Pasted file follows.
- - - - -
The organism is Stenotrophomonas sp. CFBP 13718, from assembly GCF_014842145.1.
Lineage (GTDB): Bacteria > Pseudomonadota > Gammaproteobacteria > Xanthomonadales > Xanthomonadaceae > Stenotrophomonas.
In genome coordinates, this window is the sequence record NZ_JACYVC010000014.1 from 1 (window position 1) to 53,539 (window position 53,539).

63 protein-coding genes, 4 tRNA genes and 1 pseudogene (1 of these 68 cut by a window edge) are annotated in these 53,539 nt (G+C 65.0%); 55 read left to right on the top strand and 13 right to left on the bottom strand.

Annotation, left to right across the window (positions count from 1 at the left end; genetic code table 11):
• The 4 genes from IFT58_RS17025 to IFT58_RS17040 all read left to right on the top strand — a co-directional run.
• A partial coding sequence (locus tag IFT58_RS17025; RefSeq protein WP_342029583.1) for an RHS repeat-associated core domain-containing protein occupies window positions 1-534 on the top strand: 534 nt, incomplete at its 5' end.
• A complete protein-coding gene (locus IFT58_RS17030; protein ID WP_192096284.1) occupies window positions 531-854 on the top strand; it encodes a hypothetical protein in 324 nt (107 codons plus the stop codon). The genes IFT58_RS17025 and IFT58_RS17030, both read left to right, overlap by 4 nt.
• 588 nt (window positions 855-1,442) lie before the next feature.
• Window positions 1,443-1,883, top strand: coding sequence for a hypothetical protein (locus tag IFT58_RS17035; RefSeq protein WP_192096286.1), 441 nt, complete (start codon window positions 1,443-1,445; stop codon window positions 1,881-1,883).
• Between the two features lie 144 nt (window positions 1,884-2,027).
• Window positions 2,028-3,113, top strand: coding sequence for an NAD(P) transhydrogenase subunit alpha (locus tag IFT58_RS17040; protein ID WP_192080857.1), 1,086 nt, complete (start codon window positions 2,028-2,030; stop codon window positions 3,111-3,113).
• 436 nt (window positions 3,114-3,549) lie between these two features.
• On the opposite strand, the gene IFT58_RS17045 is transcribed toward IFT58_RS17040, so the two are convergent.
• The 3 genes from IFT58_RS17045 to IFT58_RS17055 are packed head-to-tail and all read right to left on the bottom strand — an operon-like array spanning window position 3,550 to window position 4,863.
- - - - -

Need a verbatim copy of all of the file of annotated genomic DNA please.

The organism is Stenotrophomonas sp. CFBP 13718, from assembly GCF_014842145.1.
Lineage (GTDB): Bacteria > Pseudomonadota > Gammaproteobacteria > Xanthomonadales > Xanthomonadaceae > Stenotrophomonas.
In genome coordinates, this window is the sequence record NZ_JACYVC010000014.1 from 1 (window position 1) to 53,539 (window position 53,539).

63 protein-coding genes, 4 tRNA genes and 1 pseudogene (1 of these 68 cut by a window edge) are annotated in these 53,539 nt (G+C 65.0%); 55 read left to right on the top strand and 13 right to left on the bottom strand.

Annotation, left to right across the window (positions count from 1 at the left end; genetic code table 11):
• The 4 genes from IFT58_RS17025 to IFT58_RS17040 all read left to right on the top strand — a co-directional run.
• A partial coding sequence (locus tag IFT58_RS17025; RefSeq protein WP_342029583.1) for an RHS repeat-associated core domain-containing protein occupies window positions 1-534 on the top strand: 534 nt, incomplete at its 5' end.
• A complete protein-coding gene (locus IFT58_RS17030; protein ID WP_192096284.1) occupies window positions 531-854 on the top strand; it encodes a hypothetical protein in 324 nt (107 codons plus the stop codon). The genes IFT58_RS17025 and IFT58_RS17030, both read left to right, overlap by 4 nt.
• 588 nt (window positions 855-1,442) lie before the next feature.
• Window positions 1,443-1,883, top strand: coding sequence for a hypothetical protein (locus tag IFT58_RS17035; RefSeq protein WP_192096286.1), 441 nt, complete (start codon window positions 1,443-1,445; stop codon window positions 1,881-1,883).
• Between the two features lie 144 nt (window positions 1,884-2,027).
• Window positions 2,028-3,113, top strand: coding sequence for an NAD(P) transhydrogenase subunit alpha (locus tag IFT58_RS17040; protein ID WP_192080857.1), 1,086 nt, complete (start codon window positions 2,028-2,030; stop codon window positions 3,111-3,113).
• 436 nt (window positions 3,114-3,549) lie between these two features.
• On the opposite strand, the gene IFT58_RS17045 is transcribed toward IFT58_RS17040, so the two are convergent.
• The 3 genes from IFT58_RS17045 to IFT58_RS17055 are packed head-to-tail and all read right to left on the bottom strand — an operon-like array spanning window position 3,550 to window position 4,863.